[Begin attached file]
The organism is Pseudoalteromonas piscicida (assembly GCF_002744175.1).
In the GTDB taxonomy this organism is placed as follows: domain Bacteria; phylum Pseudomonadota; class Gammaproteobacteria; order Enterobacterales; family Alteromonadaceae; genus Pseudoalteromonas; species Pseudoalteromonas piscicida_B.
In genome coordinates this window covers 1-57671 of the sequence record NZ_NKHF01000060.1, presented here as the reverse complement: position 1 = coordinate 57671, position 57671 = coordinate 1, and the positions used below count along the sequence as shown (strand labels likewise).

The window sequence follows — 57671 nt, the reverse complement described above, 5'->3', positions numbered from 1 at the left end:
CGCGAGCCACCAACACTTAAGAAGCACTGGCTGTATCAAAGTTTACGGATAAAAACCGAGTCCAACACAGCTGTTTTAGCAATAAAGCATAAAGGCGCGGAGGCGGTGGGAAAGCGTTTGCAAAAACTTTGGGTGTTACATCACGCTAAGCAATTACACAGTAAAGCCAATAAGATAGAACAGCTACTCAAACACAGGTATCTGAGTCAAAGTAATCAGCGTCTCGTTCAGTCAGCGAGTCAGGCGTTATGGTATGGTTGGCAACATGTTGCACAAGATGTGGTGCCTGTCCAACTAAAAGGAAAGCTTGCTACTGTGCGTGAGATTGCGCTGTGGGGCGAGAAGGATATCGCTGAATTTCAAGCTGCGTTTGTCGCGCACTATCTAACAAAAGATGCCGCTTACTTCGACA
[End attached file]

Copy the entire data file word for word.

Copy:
The organism is Pseudoalteromonas piscicida (assembly GCF_002744175.1).
In the GTDB taxonomy this organism is placed as follows: domain Bacteria; phylum Pseudomonadota; class Gammaproteobacteria; order Enterobacterales; family Alteromonadaceae; genus Pseudoalteromonas; species Pseudoalteromonas piscicida_B.
In genome coordinates this window covers 1-57671 of the sequence record NZ_NKHF01000060.1, presented here as the reverse complement: position 1 = coordinate 57671, position 57671 = coordinate 1, and the positions used below count along the sequence as shown (strand labels likewise).

The window sequence follows — 57671 nt, the reverse complement described above, 5'->3', positions numbered from 1 at the left end:
CGCGAGCCACCAACACTTAAGAAGCACTGGCTGTATCAAAGTTTACGGATAAAAACCGAGTCCAACACAGCTGTTTTAGCAATAAAGCATAAAGGCGCGGAGGCGGTGGGAAAGCGTTTGCAAAAACTTTGGGTGTTACATCACGCTAAGCAATTACACAGTAAAGCCAATAAGATAGAACAGCTACTCAAACACAGGTATCTGAGTCAAAGTAATCAGCGTCTCGTTCAGTCAGCGAGTCAGGCGTTATGGTATGGTTGGCAACATGTTGCACAAGATGTGGTGCCTGTCCAACTAAAAGGAAAGCTTGCTACTGTGCGTGAGATTGCGCTGTGGGGCGAGAAGGATATCGCTGAATTTCAAGCTGCGTTTGTCGCGCACTATCTAACAAAAGATGCCGCTTACTTCGACA